I always get questions about how can I memorize in x amount of time. I know we all can get enthusiastic about everything but we need balance. Let’s start to become balanced. I still consider myself to be memorizing even today.
A sister that memorized Quran in 20 days
There’s a well-known saying, “What comes fast, goes fast.” This is a simple truth. Didn’t the Prophet (ﷺ) tell us, “Be committed to the Qur’ān. By the One in whose hand is my soul, it can leave you faster than a camel from its reins.” [al-Bukhārī]
Mufida Zuhra in Indonesia achieved the 1st ranking in memorizing the Qur’ān and was the fastest to memorize the Qur’ān in her group. She explains her story:
In 2015, I joined a Qur’ān course. In this 2 months course, we memorize the Holy Qur’ān as much as we can. Alhamdulillāh, I manage to memorize the whole Qur’ān in only 20 days! And I became the fastest one to do so! The 2nd ranked is a college student and older than me. She managed to memorized in 27 days. while the 3rd ranked, same age as me, managed to memorize in 30 days.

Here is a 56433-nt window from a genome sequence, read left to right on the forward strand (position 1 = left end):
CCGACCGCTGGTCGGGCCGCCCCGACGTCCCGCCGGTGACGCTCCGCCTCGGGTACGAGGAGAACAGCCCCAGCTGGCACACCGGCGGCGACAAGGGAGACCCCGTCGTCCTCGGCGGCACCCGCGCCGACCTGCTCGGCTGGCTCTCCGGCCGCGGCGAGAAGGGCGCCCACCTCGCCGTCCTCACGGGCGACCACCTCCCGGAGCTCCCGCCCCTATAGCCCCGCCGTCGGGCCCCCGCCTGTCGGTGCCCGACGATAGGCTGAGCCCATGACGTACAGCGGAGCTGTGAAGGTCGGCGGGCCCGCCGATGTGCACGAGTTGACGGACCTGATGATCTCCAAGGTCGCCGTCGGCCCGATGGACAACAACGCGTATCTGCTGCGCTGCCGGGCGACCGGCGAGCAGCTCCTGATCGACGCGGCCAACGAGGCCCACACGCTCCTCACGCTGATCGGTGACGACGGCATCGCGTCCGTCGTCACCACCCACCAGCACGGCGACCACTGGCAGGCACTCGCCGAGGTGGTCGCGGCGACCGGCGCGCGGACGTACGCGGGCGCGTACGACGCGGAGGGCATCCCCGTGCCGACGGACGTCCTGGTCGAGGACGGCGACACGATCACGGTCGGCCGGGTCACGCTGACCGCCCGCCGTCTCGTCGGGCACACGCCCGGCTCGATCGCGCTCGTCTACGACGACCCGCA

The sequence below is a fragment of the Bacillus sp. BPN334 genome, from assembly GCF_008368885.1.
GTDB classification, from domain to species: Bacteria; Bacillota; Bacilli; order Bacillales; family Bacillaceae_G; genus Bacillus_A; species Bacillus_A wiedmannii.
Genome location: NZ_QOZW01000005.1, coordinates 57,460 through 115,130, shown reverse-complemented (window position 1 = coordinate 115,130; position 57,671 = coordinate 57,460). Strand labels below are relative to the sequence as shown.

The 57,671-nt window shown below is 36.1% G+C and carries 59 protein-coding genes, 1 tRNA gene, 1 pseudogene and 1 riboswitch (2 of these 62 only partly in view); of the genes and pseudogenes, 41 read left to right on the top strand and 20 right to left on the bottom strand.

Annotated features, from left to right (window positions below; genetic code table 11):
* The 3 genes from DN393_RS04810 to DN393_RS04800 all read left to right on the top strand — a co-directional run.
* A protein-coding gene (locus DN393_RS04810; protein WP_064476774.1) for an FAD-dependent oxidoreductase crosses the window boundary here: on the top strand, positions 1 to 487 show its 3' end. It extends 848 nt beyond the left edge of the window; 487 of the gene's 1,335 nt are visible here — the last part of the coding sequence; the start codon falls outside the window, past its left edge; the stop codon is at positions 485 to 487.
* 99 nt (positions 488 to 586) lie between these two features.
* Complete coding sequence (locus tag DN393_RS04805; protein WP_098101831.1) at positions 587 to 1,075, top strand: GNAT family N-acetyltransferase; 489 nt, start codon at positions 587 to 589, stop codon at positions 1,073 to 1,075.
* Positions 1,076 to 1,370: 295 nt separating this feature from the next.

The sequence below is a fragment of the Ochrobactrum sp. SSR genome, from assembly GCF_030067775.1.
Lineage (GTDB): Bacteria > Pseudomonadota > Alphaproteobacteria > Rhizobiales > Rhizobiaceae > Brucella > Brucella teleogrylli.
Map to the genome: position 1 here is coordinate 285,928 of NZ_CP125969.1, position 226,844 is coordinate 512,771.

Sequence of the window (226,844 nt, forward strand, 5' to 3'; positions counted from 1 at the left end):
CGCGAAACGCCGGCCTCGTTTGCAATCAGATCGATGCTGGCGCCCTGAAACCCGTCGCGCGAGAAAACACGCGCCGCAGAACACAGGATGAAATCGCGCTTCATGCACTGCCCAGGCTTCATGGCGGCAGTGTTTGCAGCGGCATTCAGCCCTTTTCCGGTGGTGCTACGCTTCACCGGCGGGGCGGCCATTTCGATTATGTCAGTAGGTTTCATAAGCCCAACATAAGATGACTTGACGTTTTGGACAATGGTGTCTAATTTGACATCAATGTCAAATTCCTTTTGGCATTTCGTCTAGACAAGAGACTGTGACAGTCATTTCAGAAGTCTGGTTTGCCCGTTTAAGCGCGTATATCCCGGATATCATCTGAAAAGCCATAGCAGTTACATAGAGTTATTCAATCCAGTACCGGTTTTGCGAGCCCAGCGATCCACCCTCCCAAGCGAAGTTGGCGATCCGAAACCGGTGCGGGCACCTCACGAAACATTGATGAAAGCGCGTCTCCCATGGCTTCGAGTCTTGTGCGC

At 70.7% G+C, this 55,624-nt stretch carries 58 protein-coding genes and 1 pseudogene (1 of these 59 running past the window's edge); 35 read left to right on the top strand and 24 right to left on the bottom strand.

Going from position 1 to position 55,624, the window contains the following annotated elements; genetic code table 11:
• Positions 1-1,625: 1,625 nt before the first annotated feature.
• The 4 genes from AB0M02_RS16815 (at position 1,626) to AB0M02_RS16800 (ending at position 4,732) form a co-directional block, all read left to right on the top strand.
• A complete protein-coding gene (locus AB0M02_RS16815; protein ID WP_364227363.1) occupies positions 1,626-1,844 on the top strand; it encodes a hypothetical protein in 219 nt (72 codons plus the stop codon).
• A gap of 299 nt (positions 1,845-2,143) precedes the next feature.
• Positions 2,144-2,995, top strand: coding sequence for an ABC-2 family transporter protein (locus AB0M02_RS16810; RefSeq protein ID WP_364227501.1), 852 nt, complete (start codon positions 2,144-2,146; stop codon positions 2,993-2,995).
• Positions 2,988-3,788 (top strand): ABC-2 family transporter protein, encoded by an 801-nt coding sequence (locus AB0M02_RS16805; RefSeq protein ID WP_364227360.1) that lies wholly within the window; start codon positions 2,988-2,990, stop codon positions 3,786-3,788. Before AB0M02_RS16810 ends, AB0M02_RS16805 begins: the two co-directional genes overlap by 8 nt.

Not everyone in this course able to memorize the whole Qur’ān. Some of them managed to memorize 20 parts of Qur’ān, and a few people managed to memorize 8 and 10 parts of the Qur’ān.
I need to clarify a few things, this memorization that I did in high school was linear memorization, not holistic. What I mean by that is that we memorized pages to pages and never revise. We’d memorize one page then quickly moved on to the second page and so on so forth and no turning back. It was part of a 40-day tahfidz camp program, a pretty popular tahfidz camp in Indonesia with a goal to have you learn fast memorization techniques. That’s how I memorized the entire Qur’ān in 20 days, and was the fastest among my peers.
In addition, all we did in the camp was memorizing all day with no other activity. Again, the goal was to memorize as many pages as fast as you can with no revision (it was to get your brain used to memorizing words of the Qur’ān), so of course, memorization with no revision is volatile, it’s not long lasting. I no longer remember most of the Juz’.